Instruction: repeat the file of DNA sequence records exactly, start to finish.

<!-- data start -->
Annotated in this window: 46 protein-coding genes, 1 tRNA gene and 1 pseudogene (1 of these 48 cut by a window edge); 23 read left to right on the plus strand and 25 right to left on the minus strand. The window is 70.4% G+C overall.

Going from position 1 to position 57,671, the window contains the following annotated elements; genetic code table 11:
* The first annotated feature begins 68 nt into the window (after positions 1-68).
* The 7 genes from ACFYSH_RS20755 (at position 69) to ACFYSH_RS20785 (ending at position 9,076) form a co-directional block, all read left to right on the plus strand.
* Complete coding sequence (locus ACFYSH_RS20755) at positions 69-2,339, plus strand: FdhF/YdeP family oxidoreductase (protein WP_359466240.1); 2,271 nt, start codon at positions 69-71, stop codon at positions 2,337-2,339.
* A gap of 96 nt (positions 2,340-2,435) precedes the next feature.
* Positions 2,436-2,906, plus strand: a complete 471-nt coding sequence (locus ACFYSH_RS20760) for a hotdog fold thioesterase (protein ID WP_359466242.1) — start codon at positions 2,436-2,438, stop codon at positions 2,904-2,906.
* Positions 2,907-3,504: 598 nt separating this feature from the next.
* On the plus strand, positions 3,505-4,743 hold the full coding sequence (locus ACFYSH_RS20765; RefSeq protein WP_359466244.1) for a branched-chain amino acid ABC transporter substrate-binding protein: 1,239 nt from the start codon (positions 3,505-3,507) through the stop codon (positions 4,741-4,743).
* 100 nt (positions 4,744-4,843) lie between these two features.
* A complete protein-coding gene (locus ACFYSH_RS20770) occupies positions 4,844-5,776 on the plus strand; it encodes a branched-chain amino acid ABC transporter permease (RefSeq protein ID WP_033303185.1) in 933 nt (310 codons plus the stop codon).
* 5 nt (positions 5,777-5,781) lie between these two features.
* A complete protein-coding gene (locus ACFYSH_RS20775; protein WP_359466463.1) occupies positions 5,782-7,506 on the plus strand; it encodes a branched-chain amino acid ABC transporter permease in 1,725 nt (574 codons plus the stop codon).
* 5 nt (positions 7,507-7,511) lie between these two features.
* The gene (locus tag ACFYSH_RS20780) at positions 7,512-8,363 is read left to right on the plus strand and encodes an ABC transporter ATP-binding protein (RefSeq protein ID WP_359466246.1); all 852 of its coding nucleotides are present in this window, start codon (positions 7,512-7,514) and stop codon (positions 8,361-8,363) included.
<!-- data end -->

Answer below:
Annotated in this window: 46 protein-coding genes, 1 tRNA gene and 1 pseudogene (1 of these 48 cut by a window edge); 23 read left to right on the plus strand and 25 right to left on the minus strand. The window is 70.4% G+C overall.

Going from position 1 to position 57,671, the window contains the following annotated elements; genetic code table 11:
* The first annotated feature begins 68 nt into the window (after positions 1-68).
* The 7 genes from ACFYSH_RS20755 (at position 69) to ACFYSH_RS20785 (ending at position 9,076) form a co-directional block, all read left to right on the plus strand.
* Complete coding sequence (locus ACFYSH_RS20755) at positions 69-2,339, plus strand: FdhF/YdeP family oxidoreductase (protein WP_359466240.1); 2,271 nt, start codon at positions 69-71, stop codon at positions 2,337-2,339.
* A gap of 96 nt (positions 2,340-2,435) precedes the next feature.
* Positions 2,436-2,906, plus strand: a complete 471-nt coding sequence (locus ACFYSH_RS20760) for a hotdog fold thioesterase (protein ID WP_359466242.1) — start codon at positions 2,436-2,438, stop codon at positions 2,904-2,906.
* Positions 2,907-3,504: 598 nt separating this feature from the next.
* On the plus strand, positions 3,505-4,743 hold the full coding sequence (locus ACFYSH_RS20765; RefSeq protein WP_359466244.1) for a branched-chain amino acid ABC transporter substrate-binding protein: 1,239 nt from the start codon (positions 3,505-3,507) through the stop codon (positions 4,741-4,743).
* 100 nt (positions 4,744-4,843) lie between these two features.
* A complete protein-coding gene (locus ACFYSH_RS20770) occupies positions 4,844-5,776 on the plus strand; it encodes a branched-chain amino acid ABC transporter permease (RefSeq protein ID WP_033303185.1) in 933 nt (310 codons plus the stop codon).
* 5 nt (positions 5,777-5,781) lie between these two features.
* A complete protein-coding gene (locus ACFYSH_RS20775; protein WP_359466463.1) occupies positions 5,782-7,506 on the plus strand; it encodes a branched-chain amino acid ABC transporter permease in 1,725 nt (574 codons plus the stop codon).
* 5 nt (positions 7,507-7,511) lie between these two features.
* The gene (locus tag ACFYSH_RS20780) at positions 7,512-8,363 is read left to right on the plus strand and encodes an ABC transporter ATP-binding protein (RefSeq protein ID WP_359466246.1); all 852 of its coding nucleotides are present in this window, start codon (positions 7,512-7,514) and stop codon (positions 8,361-8,363) included.